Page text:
Home / Comment / In brief

Queen Elizabeth II: faith and virtue

Queen Elizabeth II: faith and virtue

With the passing of Her Majesty Queen Elizabeth II, Nick Spencer reflects on her 70 year reign and its grounding in faith and virtue. 09/09/2022

Queen Elizabeth II was born in the radio age, crowned in the television age, and died in the age when CGI could bring a marmalade eating bear to tea. Her life was lived in a world made by media, which means that not only was hers the longest reign in British history, but possibly the most recorded life in human history, 85 of her 96 years lived under intense media interest.  

Even acknowledging that much of that media attention was during a more deferential age, an age that lasted longer for her than for most public figures, the idea of being under the spotlight for so long and rarely, if ever, messing up is frankly incredible.  

If we are to ask why, the answer seems disconcertingly simple. Queen Elizabeth II worked very hard. She had a resolute sense of duty and responsibility. She was committed to public service. She was generous, self–deprecating, good–humoured, and seemingly willing to withhold her personal opinions (almost) all the time. She was, in a word, virtuous. 

One of the more notable social changes during her long reign was the decay in public trust in institutions. We shouldn’t overplay this. Mass Observation studies from the 1930s and 40s report a British public every bit as cynical about their political leaders as their great–grandchildren would be 80 years later.  

But that cynicism was mixed with respect and admiration, so that ultimately all the great institutions of state – parliament, church, courts, military, monarchy – were valued and trusted. A growing culture of individualism, coupled with the slow exposure of the manifold fallibilities of such institutions, slowly eroded that trust so that, by the end of her reign, ‘institution’ itself has become a dirty word.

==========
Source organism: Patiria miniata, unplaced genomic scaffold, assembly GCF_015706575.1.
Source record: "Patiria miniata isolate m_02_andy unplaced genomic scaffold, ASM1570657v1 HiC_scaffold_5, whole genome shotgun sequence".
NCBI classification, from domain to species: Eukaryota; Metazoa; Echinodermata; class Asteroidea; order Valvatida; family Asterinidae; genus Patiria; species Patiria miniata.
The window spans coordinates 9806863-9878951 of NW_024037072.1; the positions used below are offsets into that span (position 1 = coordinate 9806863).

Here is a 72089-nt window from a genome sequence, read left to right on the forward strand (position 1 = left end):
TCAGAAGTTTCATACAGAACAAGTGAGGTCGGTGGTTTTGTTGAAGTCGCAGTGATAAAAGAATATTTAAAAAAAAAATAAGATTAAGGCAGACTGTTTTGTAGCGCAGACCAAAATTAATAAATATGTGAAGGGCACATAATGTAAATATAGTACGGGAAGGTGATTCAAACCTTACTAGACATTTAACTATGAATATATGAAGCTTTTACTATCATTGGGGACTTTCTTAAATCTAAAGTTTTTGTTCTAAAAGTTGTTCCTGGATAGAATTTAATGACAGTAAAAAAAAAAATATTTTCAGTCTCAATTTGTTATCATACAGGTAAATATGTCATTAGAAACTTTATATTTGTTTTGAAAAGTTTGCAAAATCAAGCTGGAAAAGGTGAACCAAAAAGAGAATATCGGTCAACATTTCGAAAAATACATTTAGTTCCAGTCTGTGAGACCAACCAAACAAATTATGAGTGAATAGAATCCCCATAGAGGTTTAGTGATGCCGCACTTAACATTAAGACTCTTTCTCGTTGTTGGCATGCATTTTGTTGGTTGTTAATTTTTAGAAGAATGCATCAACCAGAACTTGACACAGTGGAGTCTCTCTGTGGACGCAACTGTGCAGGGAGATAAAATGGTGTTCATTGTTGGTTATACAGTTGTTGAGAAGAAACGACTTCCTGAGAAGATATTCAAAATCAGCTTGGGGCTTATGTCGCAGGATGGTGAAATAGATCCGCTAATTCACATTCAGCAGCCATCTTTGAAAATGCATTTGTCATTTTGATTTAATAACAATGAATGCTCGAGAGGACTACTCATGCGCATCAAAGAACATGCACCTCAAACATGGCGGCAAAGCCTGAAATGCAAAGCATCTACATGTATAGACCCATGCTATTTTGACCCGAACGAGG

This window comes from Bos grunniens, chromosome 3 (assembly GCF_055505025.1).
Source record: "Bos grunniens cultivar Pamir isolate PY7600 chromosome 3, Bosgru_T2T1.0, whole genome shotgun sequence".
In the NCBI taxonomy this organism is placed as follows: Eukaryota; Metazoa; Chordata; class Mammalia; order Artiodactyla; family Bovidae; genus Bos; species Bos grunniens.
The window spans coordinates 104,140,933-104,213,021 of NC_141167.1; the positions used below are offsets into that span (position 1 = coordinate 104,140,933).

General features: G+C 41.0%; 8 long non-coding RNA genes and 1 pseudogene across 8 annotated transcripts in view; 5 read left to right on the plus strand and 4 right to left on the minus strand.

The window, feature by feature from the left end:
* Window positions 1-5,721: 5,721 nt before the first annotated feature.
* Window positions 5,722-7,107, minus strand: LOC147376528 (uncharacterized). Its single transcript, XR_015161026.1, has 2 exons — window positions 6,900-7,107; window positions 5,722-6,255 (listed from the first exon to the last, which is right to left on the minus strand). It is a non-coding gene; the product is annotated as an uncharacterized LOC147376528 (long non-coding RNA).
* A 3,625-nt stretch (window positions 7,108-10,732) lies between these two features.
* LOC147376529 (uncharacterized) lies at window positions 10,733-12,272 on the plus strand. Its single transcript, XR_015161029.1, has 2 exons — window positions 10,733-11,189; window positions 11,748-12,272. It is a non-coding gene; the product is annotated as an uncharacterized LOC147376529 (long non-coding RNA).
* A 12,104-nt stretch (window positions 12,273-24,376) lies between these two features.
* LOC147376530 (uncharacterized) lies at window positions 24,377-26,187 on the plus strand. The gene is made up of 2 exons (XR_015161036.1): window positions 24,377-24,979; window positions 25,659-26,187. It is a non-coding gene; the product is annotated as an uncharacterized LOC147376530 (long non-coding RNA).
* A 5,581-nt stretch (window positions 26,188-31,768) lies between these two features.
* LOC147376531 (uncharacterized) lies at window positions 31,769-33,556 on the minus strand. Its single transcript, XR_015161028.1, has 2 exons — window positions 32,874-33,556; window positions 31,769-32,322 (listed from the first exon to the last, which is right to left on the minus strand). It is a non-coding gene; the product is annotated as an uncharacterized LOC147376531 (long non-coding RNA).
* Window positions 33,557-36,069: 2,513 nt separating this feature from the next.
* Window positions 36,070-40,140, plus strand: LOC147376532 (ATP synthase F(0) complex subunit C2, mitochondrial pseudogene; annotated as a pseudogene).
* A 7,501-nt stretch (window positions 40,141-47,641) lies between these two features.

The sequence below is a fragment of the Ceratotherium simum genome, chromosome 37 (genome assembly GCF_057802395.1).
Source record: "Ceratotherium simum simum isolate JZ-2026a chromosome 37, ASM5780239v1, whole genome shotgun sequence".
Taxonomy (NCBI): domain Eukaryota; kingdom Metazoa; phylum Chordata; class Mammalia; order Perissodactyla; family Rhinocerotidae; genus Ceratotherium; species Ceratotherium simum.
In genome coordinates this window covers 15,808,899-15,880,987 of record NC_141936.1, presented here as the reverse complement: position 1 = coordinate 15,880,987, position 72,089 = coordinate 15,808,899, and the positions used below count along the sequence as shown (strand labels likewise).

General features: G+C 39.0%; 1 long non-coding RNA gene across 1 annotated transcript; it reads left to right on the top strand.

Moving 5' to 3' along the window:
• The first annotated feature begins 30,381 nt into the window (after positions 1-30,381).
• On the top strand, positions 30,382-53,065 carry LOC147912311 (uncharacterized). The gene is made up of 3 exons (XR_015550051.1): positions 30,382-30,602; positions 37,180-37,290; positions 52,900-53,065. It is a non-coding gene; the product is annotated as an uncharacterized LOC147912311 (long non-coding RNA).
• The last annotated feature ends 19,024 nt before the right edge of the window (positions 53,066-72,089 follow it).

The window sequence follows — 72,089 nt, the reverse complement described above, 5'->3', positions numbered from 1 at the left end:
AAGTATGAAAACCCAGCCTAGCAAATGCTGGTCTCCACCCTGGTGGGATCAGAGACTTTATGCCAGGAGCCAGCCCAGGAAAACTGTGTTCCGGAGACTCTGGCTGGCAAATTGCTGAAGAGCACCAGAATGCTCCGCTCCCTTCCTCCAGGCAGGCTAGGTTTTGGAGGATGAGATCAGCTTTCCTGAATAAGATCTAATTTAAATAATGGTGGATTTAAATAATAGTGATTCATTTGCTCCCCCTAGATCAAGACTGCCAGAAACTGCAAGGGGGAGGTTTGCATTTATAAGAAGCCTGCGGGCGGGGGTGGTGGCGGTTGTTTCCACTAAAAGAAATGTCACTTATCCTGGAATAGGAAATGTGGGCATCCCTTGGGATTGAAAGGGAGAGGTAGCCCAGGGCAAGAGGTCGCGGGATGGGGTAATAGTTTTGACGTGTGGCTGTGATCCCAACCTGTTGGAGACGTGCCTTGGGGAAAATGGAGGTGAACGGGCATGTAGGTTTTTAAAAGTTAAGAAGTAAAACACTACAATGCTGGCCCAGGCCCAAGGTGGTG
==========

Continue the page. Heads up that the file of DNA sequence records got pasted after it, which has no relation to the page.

But no nation, no common project, can survive, let alone thrive, without institutions and so, in an effort to shore up that trust, we placed ever greater emphasis on transparency, on openness, on accountability. Freedom of Information. Watchdogs. Regulators. The way of assuring probity in public life and trust in institutions was to expose them to constant mutual scrutiny. It was Bentham’s Panopticon before CCTV and social media embedded it permanently in our lives. The more we knew about what was going on inside our leaders or institutions, the more we would have reason to trust them. 

It hasn’t really worked, which further underlines the paradox of Queen Elizabeth II’s popularity. The best–known woman in the world was also hardly known at all. Over many years, we assembled a partial picture, but she hardly ever gave an interview, rarely voiced a personal opinion (with one important exception…) and of course never, ever mouthed off.